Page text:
I unfortunately broke a piece of the tailpiece off on my mandolin the other day. I was restringing it and was putting on some old strings (they hadn’t been used) I purchased a few years ago. I don’t know if that was the problem or not, but one the little pegs in the tailpiece that the eye of the string holds onto snapped off.
I didn’t know what to do, so I phoned around to a number of places in Calgary and no one wanted to deal with it. Replacement tailpieces were selling upwards of $100 on eBay so that didn’t look very good either.
I ended up phoning Long & McQuade here in Calgary (Calgary Long & McQuade) and they said to bring it by and they would take a look. Anyhow, I walked in and they have a replacement tailpiece of the exact same shape and size for $20. I couldn’t believe my luck. It was the same size as my original so I could use my Kentucky tailpiece cover on it as well. It wasn’t even stored in the back. It was a plastic wrapped item on a display shelf.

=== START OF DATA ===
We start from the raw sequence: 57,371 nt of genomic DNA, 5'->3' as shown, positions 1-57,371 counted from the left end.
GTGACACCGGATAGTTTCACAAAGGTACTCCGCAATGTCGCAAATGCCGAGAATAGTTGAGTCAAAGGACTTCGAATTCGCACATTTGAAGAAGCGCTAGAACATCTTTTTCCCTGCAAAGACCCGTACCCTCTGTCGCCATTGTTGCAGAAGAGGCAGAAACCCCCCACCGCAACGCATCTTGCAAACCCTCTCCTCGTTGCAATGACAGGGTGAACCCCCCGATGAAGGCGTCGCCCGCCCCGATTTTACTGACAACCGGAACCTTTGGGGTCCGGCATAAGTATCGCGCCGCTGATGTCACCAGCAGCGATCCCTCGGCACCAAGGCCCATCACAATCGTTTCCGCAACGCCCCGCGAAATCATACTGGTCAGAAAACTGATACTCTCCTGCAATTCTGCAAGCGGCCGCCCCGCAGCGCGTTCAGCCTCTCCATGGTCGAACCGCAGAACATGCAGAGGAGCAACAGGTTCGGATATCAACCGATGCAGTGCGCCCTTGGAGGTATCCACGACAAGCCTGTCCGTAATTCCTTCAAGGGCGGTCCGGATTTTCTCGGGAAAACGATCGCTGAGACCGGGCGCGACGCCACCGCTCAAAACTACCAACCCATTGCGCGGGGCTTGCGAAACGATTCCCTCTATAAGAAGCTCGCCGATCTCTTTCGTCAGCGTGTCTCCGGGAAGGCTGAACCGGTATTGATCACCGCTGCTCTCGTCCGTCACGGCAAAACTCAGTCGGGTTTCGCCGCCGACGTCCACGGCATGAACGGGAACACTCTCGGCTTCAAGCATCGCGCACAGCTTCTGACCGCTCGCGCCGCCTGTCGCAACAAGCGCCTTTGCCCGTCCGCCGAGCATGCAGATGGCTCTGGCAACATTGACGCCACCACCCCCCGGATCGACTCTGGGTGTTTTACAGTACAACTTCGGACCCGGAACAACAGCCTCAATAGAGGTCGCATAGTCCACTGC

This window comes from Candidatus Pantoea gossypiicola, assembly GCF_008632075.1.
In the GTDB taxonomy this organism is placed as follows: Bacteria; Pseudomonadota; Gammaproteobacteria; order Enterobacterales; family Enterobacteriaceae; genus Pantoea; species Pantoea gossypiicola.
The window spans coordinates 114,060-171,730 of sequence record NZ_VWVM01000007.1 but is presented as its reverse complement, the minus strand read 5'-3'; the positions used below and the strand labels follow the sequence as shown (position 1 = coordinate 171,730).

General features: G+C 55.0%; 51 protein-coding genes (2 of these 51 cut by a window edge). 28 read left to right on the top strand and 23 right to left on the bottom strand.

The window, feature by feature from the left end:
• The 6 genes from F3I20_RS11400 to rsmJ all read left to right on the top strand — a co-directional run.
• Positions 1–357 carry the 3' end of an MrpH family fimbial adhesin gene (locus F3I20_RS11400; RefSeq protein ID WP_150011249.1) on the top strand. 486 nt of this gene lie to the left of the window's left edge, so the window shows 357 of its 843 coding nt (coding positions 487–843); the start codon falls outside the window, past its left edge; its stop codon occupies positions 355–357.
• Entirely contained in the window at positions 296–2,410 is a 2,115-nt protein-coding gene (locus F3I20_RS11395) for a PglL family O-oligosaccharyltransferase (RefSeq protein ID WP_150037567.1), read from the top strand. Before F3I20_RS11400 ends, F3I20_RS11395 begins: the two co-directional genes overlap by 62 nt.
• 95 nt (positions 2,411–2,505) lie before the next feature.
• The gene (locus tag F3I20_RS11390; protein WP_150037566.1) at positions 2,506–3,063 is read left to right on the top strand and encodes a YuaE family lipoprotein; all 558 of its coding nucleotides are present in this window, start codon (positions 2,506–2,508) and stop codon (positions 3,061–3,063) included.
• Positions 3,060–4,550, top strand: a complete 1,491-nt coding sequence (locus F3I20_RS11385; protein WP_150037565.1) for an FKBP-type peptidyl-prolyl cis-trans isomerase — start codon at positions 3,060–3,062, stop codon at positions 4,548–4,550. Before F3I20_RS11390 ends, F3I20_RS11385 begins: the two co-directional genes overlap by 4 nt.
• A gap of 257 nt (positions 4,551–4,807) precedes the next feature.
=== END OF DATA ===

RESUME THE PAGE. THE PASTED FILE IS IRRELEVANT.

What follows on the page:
I own a Kentucky KM200S teardrop style mandolin. I purchased it back around 1995 or so. It is a pretty nice little instrument so I want to keep it in good repair.
Replacing A Mandolin Tailpiece
Replacing it is really simple:
- Remove the cover of the tailpiece.
- Remove any strings connected to the tailpiece. Either remove them from the Mandolin completely or loosen them enough that you can slip the string eyelets off of the tailpiece pins.
- Remove the screw for the knob you connect your strap to.
- Remove the 3 screws holding the tailpiece onto the bottom of the mandolin.
- Hold the new tailpiece in place where the old one was. The angle of the mandolin tailpiece might not quite be right, so bend it a little so that it is touching flat on the bottom side of the mandolin and the on the top.
- My old tailpiece had a piece of felt along the edge that the strings dug into, but the new one didn’t have this. I removed the felt and superglued it onto the new tailpiece.
- Replace the 3 screws to hold the taipiece on.
- Replace the strap knob and screw.
- String up your guitar and put your tailpiece cover back on.
Overall, it was super simple, only cost me $20, took half and hour of work including the restringing, and I was able to keep on my original tailpiece cover.
Leave a Reply